The Nuclear Paradox
By Elizabeth Maybury
60 years and some 23,000 nuclear warheads later, since the bombing of Hiroshima, the question that faces the U.S and their allies alike “is less how a nation might array its nuclear forces and more how to stop the proliferation of nuclear weapons from spinning out of control”. The very nuclear weapons created to deter attack and ultimately bring about peace are also the cause for ambiguity among world nations, the hole in which millions of tax payers dollars are cast, and the heart of unease felt worldwide by those who fear their amazing destructive power in the wrong hands. The national vision of peace has been misconstrued and wrapped the Americas in a paradoxical ideology of safety that has allowed us to live in “a peace that is no peace”, trapped in the middle of a world wide “Mexican Standoff”.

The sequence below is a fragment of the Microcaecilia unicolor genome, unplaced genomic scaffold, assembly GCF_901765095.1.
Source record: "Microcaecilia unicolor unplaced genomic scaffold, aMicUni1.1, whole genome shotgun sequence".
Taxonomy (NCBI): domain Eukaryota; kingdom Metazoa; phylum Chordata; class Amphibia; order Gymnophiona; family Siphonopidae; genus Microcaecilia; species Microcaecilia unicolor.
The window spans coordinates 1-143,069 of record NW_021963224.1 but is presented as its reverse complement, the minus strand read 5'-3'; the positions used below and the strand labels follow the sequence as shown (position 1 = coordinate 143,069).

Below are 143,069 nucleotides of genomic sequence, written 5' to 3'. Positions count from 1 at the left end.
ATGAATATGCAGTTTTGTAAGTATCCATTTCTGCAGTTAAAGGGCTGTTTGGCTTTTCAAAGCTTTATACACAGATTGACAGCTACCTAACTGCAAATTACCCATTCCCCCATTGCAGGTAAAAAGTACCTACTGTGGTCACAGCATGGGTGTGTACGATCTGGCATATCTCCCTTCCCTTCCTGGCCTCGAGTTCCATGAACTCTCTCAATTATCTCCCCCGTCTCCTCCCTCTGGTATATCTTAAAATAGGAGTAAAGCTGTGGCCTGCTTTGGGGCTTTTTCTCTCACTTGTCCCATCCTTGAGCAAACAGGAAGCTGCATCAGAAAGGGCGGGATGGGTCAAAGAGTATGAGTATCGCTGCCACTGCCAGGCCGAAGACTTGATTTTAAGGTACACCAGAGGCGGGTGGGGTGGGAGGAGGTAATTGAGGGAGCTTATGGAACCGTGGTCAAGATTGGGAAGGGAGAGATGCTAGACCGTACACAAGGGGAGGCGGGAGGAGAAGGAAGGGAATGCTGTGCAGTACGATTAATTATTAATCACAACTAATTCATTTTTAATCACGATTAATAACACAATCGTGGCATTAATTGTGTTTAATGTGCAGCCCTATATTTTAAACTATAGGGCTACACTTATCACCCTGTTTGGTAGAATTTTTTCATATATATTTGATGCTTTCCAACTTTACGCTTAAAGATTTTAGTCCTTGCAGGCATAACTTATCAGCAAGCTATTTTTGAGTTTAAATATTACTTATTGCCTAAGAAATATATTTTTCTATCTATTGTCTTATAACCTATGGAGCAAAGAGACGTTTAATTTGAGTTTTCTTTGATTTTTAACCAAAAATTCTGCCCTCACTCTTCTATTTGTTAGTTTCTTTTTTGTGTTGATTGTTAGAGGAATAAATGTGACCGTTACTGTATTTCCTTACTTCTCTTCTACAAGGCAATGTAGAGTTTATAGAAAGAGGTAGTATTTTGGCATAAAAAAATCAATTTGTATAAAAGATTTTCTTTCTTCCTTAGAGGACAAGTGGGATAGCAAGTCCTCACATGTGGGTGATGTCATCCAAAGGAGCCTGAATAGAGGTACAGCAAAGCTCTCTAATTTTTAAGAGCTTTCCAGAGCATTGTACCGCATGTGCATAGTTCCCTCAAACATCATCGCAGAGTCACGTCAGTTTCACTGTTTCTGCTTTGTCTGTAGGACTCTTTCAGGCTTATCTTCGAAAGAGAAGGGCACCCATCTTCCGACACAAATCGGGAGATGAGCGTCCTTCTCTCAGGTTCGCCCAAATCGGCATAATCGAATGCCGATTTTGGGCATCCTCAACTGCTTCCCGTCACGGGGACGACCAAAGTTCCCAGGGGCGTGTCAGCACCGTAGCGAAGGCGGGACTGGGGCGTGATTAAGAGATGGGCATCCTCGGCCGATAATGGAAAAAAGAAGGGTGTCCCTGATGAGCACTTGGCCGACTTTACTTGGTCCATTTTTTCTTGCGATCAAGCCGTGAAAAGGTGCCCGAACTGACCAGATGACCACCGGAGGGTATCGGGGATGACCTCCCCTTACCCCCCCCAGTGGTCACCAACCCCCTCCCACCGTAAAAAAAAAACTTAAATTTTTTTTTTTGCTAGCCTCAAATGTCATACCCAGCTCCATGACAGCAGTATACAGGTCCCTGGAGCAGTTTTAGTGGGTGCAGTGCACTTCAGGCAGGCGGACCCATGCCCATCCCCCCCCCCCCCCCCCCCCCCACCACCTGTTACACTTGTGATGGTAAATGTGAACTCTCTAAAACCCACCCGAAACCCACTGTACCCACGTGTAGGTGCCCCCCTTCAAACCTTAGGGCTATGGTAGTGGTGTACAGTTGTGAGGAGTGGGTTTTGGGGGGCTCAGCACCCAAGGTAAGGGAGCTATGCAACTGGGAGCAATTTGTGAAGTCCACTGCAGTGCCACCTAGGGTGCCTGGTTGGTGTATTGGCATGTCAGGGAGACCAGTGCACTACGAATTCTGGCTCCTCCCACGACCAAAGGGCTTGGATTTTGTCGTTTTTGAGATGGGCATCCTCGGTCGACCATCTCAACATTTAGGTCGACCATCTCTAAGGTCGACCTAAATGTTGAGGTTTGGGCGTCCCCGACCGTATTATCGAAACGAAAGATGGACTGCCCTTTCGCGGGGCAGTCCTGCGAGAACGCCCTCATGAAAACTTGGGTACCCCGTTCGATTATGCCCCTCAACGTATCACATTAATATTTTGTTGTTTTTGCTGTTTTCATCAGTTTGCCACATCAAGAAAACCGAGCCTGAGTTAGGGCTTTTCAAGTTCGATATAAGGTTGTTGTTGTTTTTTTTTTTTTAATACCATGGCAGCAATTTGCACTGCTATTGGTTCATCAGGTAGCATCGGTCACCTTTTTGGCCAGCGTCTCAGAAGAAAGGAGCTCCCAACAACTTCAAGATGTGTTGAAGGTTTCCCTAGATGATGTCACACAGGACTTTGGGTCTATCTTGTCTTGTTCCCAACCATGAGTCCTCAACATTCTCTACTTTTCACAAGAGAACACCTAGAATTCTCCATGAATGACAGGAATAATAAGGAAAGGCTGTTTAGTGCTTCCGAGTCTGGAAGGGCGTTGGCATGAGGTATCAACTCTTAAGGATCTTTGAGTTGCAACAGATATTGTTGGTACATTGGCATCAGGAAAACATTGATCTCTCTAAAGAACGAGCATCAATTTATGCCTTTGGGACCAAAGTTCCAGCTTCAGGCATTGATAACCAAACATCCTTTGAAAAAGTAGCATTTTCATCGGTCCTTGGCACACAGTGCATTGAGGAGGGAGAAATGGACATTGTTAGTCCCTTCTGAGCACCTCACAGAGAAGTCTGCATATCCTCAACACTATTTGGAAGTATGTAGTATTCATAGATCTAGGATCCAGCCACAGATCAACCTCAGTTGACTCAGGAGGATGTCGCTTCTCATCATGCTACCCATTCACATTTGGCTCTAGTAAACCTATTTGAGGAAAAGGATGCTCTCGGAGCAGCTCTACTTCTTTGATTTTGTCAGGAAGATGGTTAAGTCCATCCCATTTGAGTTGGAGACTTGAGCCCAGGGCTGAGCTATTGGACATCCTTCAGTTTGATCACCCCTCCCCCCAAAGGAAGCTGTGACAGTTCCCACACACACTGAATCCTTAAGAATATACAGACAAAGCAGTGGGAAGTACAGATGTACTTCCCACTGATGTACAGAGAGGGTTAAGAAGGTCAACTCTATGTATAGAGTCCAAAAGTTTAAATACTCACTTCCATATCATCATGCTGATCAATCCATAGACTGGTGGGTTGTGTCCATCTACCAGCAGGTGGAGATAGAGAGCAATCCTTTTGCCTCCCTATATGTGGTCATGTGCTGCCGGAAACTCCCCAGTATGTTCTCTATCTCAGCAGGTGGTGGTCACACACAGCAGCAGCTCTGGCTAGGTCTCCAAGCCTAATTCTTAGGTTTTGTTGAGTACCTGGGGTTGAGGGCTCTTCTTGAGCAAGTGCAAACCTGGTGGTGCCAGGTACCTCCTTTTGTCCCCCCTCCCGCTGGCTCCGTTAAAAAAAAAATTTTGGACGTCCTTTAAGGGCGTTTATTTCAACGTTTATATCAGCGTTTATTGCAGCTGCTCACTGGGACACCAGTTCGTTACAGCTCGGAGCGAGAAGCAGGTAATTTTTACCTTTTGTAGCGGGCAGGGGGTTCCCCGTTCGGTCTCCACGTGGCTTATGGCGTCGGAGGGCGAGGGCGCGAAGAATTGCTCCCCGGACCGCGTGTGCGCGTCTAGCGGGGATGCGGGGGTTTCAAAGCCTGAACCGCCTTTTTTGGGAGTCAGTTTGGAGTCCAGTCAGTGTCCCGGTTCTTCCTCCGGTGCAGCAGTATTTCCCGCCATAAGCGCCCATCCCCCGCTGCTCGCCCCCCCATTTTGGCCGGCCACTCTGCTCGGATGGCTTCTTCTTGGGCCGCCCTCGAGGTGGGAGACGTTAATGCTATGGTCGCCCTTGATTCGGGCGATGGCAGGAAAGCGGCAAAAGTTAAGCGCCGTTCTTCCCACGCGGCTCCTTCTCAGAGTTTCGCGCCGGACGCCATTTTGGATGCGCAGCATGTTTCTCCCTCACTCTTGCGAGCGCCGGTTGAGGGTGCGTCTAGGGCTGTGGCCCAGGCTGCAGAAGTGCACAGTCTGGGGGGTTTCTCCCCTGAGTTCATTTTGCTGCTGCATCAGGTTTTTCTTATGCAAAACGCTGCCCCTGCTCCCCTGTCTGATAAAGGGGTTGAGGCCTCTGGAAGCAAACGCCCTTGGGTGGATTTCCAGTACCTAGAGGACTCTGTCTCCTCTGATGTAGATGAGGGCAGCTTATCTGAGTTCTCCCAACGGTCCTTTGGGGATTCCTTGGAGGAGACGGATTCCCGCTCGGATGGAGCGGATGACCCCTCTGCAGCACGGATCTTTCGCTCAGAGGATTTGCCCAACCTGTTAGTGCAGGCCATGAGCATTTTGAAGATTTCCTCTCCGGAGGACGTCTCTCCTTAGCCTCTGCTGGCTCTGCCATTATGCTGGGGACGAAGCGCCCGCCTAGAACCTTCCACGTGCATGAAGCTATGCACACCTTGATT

Even since the first atomic bombs, Little Boy and Fat Man, the knowledge of nuclear technology has been sought after by communist and terrorist hands. “Discussions of non-state nuclear terrorism among experts go back at least to the 1970s.” But even before then the dangers of nuclear weapons falling into terrorist hands was imminent. The paranoia of such a reality as a nuclear terrorist attack has existed as early as the late 1940s to the late 1950s in the time of the McCarthyite witch-hunts. “New York Times commented in 1981 that The Nuclear Emergency Search Team's "origins go back to the aftershocks of the Munich Olympic massacre in mid-1972. Until that time, no one in the United States Government had thought seriously about the menace of organized, international terrorism, much less nuclear terrorism.” Further investigation proved the possibility of nuclear materials such as plutonium or highly enriched uranium being attained by terrorists more and more plausible. By the Mid 1980’s Special Bulletin, a television dramatization of a nuclear terrorist attack on the United States had been aired by the NBC and "The...
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